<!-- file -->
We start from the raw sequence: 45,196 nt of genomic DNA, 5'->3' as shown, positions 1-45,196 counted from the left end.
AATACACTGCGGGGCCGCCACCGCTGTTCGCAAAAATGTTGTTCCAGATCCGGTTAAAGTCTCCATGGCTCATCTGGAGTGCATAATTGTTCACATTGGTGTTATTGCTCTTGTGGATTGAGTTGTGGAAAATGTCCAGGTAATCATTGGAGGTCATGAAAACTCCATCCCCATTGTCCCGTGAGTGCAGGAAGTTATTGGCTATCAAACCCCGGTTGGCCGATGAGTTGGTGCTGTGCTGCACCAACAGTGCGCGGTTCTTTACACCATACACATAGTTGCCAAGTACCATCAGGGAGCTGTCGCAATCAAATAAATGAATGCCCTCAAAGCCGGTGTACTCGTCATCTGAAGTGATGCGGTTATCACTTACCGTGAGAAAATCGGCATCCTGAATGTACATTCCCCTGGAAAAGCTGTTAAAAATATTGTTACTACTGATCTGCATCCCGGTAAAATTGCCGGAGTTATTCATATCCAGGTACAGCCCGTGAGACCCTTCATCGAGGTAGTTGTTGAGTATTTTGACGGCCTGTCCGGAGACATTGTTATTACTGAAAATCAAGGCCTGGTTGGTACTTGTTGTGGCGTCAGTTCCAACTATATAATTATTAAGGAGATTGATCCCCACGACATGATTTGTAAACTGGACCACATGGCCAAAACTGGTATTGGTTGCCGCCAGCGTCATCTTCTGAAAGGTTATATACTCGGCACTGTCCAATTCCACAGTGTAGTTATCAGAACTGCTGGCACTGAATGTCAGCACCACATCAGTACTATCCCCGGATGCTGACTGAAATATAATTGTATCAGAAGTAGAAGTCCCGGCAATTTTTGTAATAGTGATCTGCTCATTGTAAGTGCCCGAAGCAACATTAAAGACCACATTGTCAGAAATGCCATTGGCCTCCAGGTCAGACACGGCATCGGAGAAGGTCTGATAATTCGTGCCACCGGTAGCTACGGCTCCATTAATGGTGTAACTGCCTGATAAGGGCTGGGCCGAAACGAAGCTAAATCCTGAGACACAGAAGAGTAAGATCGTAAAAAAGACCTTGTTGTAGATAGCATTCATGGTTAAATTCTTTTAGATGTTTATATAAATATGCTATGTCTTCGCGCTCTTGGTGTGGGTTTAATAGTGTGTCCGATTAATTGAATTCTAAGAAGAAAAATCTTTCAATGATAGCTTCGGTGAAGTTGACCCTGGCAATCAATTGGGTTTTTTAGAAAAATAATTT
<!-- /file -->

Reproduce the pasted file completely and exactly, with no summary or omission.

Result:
We start from the raw sequence: 45,196 nt of genomic DNA, 5'->3' as shown, positions 1-45,196 counted from the left end.
AATACACTGCGGGGCCGCCACCGCTGTTCGCAAAAATGTTGTTCCAGATCCGGTTAAAGTCTCCATGGCTCATCTGGAGTGCATAATTGTTCACATTGGTGTTATTGCTCTTGTGGATTGAGTTGTGGAAAATGTCCAGGTAATCATTGGAGGTCATGAAAACTCCATCCCCATTGTCCCGTGAGTGCAGGAAGTTATTGGCTATCAAACCCCGGTTGGCCGATGAGTTGGTGCTGTGCTGCACCAACAGTGCGCGGTTCTTTACACCATACACATAGTTGCCAAGTACCATCAGGGAGCTGTCGCAATCAAATAAATGAATGCCCTCAAAGCCGGTGTACTCGTCATCTGAAGTGATGCGGTTATCACTTACCGTGAGAAAATCGGCATCCTGAATGTACATTCCCCTGGAAAAGCTGTTAAAAATATTGTTACTACTGATCTGCATCCCGGTAAAATTGCCGGAGTTATTCATATCCAGGTACAGCCCGTGAGACCCTTCATCGAGGTAGTTGTTGAGTATTTTGACGGCCTGTCCGGAGACATTGTTATTACTGAAAATCAAGGCCTGGTTGGTACTTGTTGTGGCGTCAGTTCCAACTATATAATTATTAAGGAGATTGATCCCCACGACATGATTTGTAAACTGGACCACATGGCCAAAACTGGTATTGGTTGCCGCCAGCGTCATCTTCTGAAAGGTTATATACTCGGCACTGTCCAATTCCACAGTGTAGTTATCAGAACTGCTGGCACTGAATGTCAGCACCACATCAGTACTATCCCCGGATGCTGACTGAAATATAATTGTATCAGAAGTAGAAGTCCCGGCAATTTTTGTAATAGTGATCTGCTCATTGTAAGTGCCCGAAGCAACATTAAAGACCACATTGTCAGAAATGCCATTGGCCTCCAGGTCAGACACGGCATCGGAGAAGGTCTGATAATTCGTGCCACCGGTAGCTACGGCTCCATTAATGGTGTAACTGCCTGATAAGGGCTGGGCCGAAACGAAGCTAAATCCTGAGACACAGAAGAGTAAGATCGTAAAAAAGACCTTGTTGTAGATAGCATTCATGGTTAAATTCTTTTAGATGTTTATATAAATATGCTATGTCTTCGCGCTCTTGGTGTGGGTTTAATAGTGTGTCCGATTAATTGAATTCTAAGAAGAAAAATCTTTCAATGATAGCTTCGGTGAAGTTGACCCTGGCAATCAATTGGGTTTTTTAGAAAAATAATTT